fbpx
UK Financial Adviser
Categories
All Insights

Clever Ways To Make Your Money Work

Clever Ways To Make Your Money Work

The rising cost of living is challenging people to find additional sources of income to cover their everyday expenses, including food, fuel and energy costs.  Generating passive income is just one strategy to boost earnings without having to take on another job.

Passive income is money you make with minimal time and effort. It is when your money or your assets effectively work on your behalf to boost your income. If you have a lump sum that you aren’t sure what to do with, finding a way to turn it into a passive income can help your money work harder and improve your financial resilience.

Here are some ways to earn passive income:

Dividend Paying Stocks

Investing in dividend paying stocks you become a shareholder of a company and are entitled to dividend payments. Dividends aren’t guaranteed, but they can provide a good source of passive income if you have the right shares in your portfolio.

Some guidelines for investing in stocks for a dividend is investing in companies that have a proven track record of providing a good return. Check to see if dividends from the company have been growing over time.

Advantages of investing in stocks as a source of passive income include:

  • Potential for a steady income stream
  • Some protection from stock market fluctuations.
  • A long-term source of income.

However, there are also disadvantages that every investor should be aware of. These include:

  • Share prices may decline

  • Tax of dividends may increase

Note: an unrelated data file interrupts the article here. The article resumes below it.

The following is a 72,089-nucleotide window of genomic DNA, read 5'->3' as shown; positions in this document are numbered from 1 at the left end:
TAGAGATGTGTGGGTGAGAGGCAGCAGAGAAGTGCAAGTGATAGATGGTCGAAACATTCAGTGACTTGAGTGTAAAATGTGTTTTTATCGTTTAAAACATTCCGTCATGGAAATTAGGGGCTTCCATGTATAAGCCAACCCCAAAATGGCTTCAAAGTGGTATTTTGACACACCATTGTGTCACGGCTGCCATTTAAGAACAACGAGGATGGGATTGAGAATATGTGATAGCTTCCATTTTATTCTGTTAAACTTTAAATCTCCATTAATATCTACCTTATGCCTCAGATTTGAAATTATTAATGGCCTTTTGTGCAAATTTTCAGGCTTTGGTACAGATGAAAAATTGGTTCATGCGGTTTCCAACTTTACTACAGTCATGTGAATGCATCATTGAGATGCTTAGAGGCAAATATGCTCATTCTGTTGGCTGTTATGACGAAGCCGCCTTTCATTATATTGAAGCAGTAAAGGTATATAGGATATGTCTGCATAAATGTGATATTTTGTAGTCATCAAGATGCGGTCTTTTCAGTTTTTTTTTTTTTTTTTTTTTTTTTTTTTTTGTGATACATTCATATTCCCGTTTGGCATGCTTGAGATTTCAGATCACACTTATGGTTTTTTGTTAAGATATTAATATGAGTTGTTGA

• There is less appreciation than with growth stocks

Exchange Traded Funds (ETF’s)

Another option to consider is investing in exchange traded funds (ETFs). ETFs combine the advantages of stocks, bonds, and mutual funds while giving you access to a wider selection of investments at lower expense ratios. Additionally, they can be purchased or sold at any time.

Advantages

  • Able to diversify your portfolio to track a wider range of stocks, or even attempt to mimic the returns of a country or a group of countries.
  • Lower expense ratios
  • ETFs tend to realise fewer capital gains than actively managed funds

Disadvantages:

  • Over-diversification as ETFs are generally not actively managed, but are set up to track a specific index.
  • Lack of liquidity hinders transactions
  • Some knowledge is needed

Buy-To-Let Property

Investing in property is considered one of the best ways to secure a passive income stream. Even though it requires the biggest financial investment and commitment, investing in buy-to-let property can generate significant levels of passive income and, as an added bonus, you have an asset at the end.

Advantages of buying a property and renting it out include:

  • Provides a steady income stream
  • Potential house price growth
  • Rent price can fluctuate with inflation, meaning no diminishing returns

Disadvantages are:

  • Landlords are liable for income tax, stamp duty and capital gains tax
  • Responsibility for maintaining the property
  • Finding tenants

Savings Account

Allowing your money to earn interest in a high-interest savings account is one of the simplest methods to make it work for you. More incentives to maintain money in a bank are provided by these kinds of accounts. It’s a long-term investment that can take a year or two to start paying off, but over time it can be a very wise one, making it a very low-risk way to make residual income.

So What Is Next?

As with any investment, you should think about the product’s level of risk and your ability to withstand losses. Unless you hold investments in a tax-efficient vehicle like an ISA, income tax will often be due on passive income.

Passive income is still income and you will need to pay tax on anything you earn above the tax-free amount. Speak to your financial adviser to ensure you enjoy the benefits of earning passive income while ensuring your tax liability is covered.